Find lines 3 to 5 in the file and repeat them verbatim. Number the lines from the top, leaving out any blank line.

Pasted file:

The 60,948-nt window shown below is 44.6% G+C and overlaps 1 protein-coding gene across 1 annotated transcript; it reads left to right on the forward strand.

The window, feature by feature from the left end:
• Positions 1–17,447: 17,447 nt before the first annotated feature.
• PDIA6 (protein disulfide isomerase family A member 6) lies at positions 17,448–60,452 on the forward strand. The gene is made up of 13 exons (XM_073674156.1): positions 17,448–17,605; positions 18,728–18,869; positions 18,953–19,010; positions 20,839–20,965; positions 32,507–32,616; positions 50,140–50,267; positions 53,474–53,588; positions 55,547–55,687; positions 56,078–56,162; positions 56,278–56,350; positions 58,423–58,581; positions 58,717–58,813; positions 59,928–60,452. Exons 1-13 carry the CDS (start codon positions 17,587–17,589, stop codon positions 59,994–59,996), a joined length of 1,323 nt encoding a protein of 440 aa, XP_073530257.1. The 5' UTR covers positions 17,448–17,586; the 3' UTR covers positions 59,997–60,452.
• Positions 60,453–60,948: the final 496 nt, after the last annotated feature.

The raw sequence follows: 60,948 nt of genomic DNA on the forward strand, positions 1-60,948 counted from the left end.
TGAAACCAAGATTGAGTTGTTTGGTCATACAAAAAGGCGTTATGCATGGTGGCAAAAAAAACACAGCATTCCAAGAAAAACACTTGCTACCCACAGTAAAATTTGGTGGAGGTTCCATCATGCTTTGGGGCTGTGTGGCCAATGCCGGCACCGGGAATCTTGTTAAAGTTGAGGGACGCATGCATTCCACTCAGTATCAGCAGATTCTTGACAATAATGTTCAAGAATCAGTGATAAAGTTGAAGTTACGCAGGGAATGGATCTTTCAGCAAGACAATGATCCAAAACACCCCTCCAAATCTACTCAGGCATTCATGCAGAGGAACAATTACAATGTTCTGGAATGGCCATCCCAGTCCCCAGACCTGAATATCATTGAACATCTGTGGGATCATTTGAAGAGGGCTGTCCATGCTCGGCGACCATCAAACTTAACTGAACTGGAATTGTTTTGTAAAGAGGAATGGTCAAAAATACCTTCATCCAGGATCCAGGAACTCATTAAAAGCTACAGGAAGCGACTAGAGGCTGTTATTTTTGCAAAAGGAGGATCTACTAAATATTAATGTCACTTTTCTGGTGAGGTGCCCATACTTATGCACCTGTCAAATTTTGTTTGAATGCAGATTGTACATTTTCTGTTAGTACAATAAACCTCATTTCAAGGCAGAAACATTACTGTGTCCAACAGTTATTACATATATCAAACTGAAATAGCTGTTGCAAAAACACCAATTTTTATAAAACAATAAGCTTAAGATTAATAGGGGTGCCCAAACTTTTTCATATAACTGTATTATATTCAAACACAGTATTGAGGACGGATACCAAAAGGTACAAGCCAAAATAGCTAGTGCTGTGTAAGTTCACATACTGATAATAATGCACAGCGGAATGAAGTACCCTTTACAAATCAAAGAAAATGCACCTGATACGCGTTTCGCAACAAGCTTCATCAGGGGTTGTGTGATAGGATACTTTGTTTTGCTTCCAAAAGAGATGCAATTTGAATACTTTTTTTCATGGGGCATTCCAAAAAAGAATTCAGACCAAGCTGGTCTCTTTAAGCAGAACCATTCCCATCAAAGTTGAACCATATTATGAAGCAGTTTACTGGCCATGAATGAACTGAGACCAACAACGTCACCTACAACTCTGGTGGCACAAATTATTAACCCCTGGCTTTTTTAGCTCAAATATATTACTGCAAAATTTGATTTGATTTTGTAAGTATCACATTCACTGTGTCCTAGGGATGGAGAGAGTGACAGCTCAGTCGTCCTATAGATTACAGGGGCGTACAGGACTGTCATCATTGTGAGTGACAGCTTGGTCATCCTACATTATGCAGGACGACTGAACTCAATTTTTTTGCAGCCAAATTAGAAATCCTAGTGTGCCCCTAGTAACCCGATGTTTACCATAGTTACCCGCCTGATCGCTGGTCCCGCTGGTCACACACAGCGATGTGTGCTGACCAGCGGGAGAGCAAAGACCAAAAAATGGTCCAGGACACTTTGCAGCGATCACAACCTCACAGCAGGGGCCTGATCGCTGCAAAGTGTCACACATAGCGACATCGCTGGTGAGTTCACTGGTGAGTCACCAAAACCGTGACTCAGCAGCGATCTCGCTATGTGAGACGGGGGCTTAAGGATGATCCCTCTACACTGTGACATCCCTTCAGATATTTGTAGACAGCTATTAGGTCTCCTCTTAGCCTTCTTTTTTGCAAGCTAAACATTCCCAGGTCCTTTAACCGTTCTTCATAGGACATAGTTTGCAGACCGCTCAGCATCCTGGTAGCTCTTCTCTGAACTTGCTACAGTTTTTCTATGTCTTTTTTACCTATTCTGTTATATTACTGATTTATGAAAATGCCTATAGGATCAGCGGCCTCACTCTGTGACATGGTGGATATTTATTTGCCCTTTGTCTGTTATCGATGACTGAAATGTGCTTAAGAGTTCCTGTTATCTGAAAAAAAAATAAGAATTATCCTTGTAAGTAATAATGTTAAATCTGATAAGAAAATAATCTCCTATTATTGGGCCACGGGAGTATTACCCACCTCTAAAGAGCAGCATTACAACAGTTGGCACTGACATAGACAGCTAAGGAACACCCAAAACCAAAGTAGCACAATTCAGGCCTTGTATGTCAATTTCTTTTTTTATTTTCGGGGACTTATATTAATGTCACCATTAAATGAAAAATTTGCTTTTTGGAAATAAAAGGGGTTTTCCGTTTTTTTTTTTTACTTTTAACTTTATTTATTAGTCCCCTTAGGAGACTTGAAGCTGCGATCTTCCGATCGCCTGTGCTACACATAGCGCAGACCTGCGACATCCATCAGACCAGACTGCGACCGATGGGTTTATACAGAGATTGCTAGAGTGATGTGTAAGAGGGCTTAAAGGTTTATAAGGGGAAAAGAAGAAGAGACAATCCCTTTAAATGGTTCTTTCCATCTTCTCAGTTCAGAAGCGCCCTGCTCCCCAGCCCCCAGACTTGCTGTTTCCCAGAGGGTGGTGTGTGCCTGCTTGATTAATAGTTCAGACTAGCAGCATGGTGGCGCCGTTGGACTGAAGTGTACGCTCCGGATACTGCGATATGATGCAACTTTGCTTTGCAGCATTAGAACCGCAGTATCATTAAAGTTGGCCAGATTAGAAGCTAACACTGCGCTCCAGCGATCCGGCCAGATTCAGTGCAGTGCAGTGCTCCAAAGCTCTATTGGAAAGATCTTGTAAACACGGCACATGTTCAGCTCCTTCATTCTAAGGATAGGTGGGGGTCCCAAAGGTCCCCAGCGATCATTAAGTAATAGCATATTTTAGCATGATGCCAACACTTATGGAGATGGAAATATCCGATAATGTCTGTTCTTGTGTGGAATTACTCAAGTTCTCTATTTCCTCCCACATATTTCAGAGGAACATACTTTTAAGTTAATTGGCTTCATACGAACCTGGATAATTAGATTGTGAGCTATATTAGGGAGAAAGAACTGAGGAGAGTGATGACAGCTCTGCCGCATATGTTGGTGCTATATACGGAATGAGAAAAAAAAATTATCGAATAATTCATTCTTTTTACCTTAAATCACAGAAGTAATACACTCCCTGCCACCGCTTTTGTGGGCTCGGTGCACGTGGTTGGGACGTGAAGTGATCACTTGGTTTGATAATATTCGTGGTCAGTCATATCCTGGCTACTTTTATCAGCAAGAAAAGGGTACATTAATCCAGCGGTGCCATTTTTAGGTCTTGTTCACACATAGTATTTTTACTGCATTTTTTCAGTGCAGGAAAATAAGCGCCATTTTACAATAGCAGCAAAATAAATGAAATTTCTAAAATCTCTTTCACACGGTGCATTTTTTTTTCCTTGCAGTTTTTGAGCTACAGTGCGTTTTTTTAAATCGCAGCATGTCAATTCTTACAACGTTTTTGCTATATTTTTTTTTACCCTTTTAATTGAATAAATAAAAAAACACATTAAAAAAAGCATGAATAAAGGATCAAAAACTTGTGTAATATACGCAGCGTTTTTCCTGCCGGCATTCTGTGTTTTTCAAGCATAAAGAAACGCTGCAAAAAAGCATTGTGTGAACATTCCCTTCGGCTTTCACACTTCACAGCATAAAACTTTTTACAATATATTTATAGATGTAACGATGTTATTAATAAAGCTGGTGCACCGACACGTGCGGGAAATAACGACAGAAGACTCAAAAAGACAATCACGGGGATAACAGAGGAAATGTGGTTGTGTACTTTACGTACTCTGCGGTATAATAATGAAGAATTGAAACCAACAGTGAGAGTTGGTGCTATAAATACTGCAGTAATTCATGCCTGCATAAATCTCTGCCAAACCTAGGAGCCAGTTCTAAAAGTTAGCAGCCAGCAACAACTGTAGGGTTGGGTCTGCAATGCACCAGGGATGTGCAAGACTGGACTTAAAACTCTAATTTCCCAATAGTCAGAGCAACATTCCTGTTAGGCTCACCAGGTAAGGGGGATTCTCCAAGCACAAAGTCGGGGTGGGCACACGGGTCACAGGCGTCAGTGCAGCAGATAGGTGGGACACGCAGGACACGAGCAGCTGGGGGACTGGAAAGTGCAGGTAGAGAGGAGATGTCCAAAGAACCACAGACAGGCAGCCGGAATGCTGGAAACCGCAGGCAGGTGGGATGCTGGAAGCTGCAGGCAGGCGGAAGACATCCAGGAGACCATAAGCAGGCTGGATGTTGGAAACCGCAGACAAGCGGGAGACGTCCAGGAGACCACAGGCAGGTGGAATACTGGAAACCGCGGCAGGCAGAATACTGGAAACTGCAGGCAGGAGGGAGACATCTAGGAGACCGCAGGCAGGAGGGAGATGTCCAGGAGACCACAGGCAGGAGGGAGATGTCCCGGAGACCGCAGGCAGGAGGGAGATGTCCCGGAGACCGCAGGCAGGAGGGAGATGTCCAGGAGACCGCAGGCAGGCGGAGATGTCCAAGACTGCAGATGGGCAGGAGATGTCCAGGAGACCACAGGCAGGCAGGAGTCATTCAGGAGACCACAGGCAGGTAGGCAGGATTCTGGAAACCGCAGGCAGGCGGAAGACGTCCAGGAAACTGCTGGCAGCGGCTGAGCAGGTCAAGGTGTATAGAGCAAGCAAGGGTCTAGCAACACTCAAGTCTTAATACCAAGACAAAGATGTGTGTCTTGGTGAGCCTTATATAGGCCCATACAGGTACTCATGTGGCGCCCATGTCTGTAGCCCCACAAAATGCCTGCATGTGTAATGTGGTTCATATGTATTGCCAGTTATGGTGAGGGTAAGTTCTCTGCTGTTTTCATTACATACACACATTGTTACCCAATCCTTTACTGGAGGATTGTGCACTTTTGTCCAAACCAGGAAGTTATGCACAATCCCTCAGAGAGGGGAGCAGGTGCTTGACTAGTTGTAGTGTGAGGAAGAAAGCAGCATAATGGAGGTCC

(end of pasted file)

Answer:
• Positions 1–17,447: 17,447 nt before the first annotated feature.
• PDIA6 (protein disulfide isomerase family A member 6) lies at positions 17,448–60,452 on the forward strand. The gene is made up of 13 exons (XM_073674156.1): positions 17,448–17,605; positions 18,728–18,869; positions 18,953–19,010; positions 20,839–20,965; positions 32,507–32,616; positions 50,140–50,267; positions 53,474–53,588; positions 55,547–55,687; positions 56,078–56,162; positions 56,278–56,350; positions 58,423–58,581; positions 58,717–58,813; positions 59,928–60,452. Exons 1-13 carry the CDS (start codon positions 17,587–17,589, stop codon positions 59,994–59,996), a joined length of 1,323 nt encoding a protein of 440 aa, XP_073530257.1. The 5' UTR covers positions 17,448–17,586; the 3' UTR covers positions 59,997–60,452.
• Positions 60,453–60,948: the final 496 nt, after the last annotated feature.